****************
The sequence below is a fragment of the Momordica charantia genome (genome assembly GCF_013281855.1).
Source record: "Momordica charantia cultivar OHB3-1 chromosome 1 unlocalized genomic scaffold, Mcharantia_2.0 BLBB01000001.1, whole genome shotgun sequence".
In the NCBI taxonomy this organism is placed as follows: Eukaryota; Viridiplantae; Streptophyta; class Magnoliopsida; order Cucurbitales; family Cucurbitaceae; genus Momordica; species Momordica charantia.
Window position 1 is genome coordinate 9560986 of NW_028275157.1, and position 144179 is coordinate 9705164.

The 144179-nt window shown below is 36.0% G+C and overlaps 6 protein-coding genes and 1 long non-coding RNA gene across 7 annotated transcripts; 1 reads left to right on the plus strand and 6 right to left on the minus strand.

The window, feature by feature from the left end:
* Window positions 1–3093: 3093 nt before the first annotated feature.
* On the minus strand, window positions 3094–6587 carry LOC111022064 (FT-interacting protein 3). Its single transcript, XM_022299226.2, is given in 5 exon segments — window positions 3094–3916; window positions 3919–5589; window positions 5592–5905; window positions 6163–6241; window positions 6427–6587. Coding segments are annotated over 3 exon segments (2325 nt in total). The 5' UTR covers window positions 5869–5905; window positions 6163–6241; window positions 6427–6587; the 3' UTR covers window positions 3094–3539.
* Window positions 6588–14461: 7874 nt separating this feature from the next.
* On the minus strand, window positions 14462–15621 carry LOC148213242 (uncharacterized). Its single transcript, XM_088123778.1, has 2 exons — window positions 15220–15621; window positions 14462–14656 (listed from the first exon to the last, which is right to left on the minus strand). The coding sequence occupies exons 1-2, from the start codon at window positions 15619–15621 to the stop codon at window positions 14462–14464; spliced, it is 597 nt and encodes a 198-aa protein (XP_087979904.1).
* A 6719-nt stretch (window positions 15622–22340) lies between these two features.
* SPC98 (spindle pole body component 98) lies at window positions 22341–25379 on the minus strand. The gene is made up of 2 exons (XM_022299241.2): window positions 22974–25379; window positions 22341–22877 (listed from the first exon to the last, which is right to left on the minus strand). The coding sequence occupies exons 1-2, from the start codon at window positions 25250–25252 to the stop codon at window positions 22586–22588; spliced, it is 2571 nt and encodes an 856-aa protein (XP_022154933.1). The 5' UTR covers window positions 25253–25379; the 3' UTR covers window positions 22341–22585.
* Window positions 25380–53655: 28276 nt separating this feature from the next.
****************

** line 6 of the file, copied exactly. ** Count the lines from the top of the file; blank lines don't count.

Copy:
The window, feature by feature from the left end: